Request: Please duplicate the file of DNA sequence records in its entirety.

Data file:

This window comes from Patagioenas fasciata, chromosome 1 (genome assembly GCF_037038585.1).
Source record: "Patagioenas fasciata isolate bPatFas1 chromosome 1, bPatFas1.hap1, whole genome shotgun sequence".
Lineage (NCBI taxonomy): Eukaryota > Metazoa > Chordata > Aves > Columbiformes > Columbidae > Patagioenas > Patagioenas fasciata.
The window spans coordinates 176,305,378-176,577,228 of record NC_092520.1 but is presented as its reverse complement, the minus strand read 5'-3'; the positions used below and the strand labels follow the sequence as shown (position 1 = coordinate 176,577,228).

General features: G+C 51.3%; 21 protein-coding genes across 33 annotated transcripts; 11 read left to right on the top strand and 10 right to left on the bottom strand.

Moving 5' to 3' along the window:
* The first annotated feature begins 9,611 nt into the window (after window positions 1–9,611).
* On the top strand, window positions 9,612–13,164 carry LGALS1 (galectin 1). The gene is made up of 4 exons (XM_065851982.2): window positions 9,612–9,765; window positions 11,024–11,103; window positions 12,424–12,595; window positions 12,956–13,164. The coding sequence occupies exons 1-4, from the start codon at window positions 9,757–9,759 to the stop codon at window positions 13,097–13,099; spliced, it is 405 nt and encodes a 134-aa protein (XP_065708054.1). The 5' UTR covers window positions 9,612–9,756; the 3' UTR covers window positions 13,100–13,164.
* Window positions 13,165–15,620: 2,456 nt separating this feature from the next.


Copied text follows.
This window comes from Patagioenas fasciata, chromosome 1 (genome assembly GCF_037038585.1).
Source record: "Patagioenas fasciata isolate bPatFas1 chromosome 1, bPatFas1.hap1, whole genome shotgun sequence".
Lineage (NCBI taxonomy): Eukaryota > Metazoa > Chordata > Aves > Columbiformes > Columbidae > Patagioenas > Patagioenas fasciata.
The window spans coordinates 176,305,378-176,577,228 of record NC_092520.1 but is presented as its reverse complement, the minus strand read 5'-3'; the positions used below and the strand labels follow the sequence as shown (position 1 = coordinate 176,577,228).

General features: G+C 51.3%; 21 protein-coding genes across 33 annotated transcripts; 11 read left to right on the top strand and 10 right to left on the bottom strand.

Moving 5' to 3' along the window:
* The first annotated feature begins 9,611 nt into the window (after window positions 1–9,611).
* On the top strand, window positions 9,612–13,164 carry LGALS1 (galectin 1). The gene is made up of 4 exons (XM_065851982.2): window positions 9,612–9,765; window positions 11,024–11,103; window positions 12,424–12,595; window positions 12,956–13,164. The coding sequence occupies exons 1-4, from the start codon at window positions 9,757–9,759 to the stop codon at window positions 13,097–13,099; spliced, it is 405 nt and encodes a 134-aa protein (XP_065708054.1). The 5' UTR covers window positions 9,612–9,756; the 3' UTR covers window positions 13,100–13,164.
* Window positions 13,165–15,620: 2,456 nt separating this feature from the next.